Albert Pujols reached base twice, wheeled around the bases to score two runs and even hit a double — but that wasn’t enough to propel the Angels in a 6-3 loss to the Seattle Mariners at T-Mobile Park on Monday night.
With the Angels trailing by a run, reliever Hansel Robles, a right-hander who can hit triple digits on the radar gun, allowed the Mariners to put the game out of reach in the seventh inning. He walked the first batter he faced, then hung a slider to Jay Bruce, who crushed it 426 feet into the mostly empty right-field seats for two runs of insurance.
That was more than enough against the Angels, whose bats sputtered in losing four of their first five games. In all four defeats, they’ve scored three or fewer runs. They haven’t held a lead in any of them.
“It can be tough on pitchers if you are constantly trying to hold a team,” manager Brad Ausmus said. “So it would be nice to jump on a team early from an offensive standpoint and let their pitching staff try to hold us. We want to add on and let them keep us from adding on. That’ll happen. I just hope it happens tomorrow.”
Unlike in years past, Mike Trout and onetime Mariners ace Felix Hernandez did not engage in an epic battle. There was just Trout standing near home plate, shaking his left hand and being checked on by the Angels’ trainer after Hernandez drilled him with a 91-mph fastball.
Trout, who stayed in for the rest of the game, didn’t come around to score. Nor did he score when he reached first and advanced to second on a throwing error by third baseman Ryon Healy.
Hernandez, despite pitching with diminished stuff, got the win after allowing three runs (only one earned, as the Mariners committed four errors behind him) and seven hits with four strikeouts over 5-1/3 innings.
“He mixed his pitches really well today,” said first baseman Justin Bour, who was hitless in four at-bats. “Changeup, curveball, he did a good job to keep us off it.”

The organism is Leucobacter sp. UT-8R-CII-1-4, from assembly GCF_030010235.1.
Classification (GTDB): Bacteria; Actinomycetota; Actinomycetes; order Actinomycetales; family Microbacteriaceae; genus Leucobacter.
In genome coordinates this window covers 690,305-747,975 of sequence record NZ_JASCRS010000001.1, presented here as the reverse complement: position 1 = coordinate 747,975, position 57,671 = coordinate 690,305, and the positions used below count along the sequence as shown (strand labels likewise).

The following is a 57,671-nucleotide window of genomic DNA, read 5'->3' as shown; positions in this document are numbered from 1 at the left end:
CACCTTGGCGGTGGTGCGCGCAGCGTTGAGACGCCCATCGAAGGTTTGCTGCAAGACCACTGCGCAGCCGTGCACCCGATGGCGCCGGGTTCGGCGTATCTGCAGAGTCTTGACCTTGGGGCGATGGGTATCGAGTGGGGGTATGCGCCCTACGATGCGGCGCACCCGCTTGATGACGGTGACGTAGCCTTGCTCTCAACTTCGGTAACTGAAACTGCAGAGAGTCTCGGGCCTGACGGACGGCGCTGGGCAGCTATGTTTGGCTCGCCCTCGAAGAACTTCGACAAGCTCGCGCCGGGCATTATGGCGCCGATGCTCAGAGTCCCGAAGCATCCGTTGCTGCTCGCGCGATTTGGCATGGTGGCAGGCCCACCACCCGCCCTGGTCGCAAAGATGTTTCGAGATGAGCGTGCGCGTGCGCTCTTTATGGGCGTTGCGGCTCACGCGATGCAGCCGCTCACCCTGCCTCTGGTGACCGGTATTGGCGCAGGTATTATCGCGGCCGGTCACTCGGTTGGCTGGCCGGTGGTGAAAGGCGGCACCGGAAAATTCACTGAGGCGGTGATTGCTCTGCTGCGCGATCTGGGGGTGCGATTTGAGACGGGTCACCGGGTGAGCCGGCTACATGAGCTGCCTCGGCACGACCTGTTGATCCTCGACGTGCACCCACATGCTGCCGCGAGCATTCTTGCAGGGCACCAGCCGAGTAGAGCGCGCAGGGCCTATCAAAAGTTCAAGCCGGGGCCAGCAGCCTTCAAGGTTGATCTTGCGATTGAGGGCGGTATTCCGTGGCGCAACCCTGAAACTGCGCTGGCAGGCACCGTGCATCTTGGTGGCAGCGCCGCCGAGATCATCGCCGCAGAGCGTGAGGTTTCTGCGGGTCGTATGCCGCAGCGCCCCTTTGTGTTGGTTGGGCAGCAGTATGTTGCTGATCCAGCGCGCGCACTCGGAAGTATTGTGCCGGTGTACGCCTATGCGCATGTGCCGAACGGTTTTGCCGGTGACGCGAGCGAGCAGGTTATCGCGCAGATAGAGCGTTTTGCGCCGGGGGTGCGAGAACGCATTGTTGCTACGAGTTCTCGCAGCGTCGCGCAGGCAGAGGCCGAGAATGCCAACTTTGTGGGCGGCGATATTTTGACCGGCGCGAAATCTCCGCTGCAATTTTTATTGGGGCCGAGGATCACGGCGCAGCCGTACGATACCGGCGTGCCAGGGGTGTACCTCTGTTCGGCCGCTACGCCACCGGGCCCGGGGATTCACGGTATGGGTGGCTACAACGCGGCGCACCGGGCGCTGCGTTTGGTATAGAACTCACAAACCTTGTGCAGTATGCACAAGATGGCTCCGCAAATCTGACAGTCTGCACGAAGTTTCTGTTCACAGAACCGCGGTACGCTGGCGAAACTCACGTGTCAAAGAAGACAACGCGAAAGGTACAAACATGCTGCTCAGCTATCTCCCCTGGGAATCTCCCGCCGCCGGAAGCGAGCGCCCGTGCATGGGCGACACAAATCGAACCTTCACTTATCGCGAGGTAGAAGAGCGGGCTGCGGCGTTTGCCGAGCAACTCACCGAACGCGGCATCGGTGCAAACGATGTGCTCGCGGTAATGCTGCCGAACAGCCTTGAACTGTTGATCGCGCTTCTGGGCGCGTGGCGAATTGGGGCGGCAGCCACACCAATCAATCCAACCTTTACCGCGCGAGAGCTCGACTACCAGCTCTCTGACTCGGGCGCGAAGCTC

That made Pujols’ night stand out even more, as the Angels got no hits from the top of the order. The bottom four hitters, however, reached base on singles.
While he was at it, Pujols tied Honus Wagner for ninth place on the all-time doubles list with 640 and tied Charlie Gehringer for 21st on the all-time runs list with 1,775.
The Angels stayed in the game until Robles’ rough inning by playing smartly in the field. A heads-up play from second baseman Tommy La Stella prevented the Mariners from cashing in a leadoff walk issued to Tim Beckham by reliever Justin Anderson in the sixth inning. When Anderson induced a popup from Healy one batter later, La Stella stationed himself under it in the infield and forced Beckham to retreat to first base. But La Stella allowed the ball to drop, then threw out Beckham when Healy also arrived at first.
La Stella’s choice paid immediate dividends: Healy, a slower runner than Beckham, made it only to third base when Dee Gordon, the next batter, ripped a single to right field.
Asked if the Angels had practiced La Stella’s play, Ausmus smiled and said, “He lost it in the sun. That’s what I’m sticking with. … We got lucky there.”
“He called it and was very convincing that he wanted it,” said Bour, who was holding the bag at first at the time. “So I figured he was going to catch it. But once he dropped it, I realized what was going on.”
The setup made it easier for reliever Ty Buttrey, a rookie who late last year impressed the Angels with his hard fastball down the stretch, to escape the one-out jam. After Gordon stole second base, Buttrey struck out both batters he faced on 11 pitches.
Angels right-hander Chris Stratton, acquired from San Francisco two days before the season to fill the hole in the rotation created by Andrew Heaney’s absence, threw 4-1/3 innings and was charged four earned runs in his debut. He struggled in the first inning, allowing the first three batters to reach base and then watching them all score as he yielded back-to-back hits with two outs.
But he settled in long enough to retire 10 of 12 batters at one point before relinquishing the mound to Anderson, who stranded the two runners Stratton left him and one of his own to end the Mariners’ threat in the fifth.
“That was outstanding that he was able to compose himself,” Ausmus said of Stratton. “We like him. There’s a reason we acquired him. Outside of the first inning, he pitched well. We expect him to pitch well moving forward.”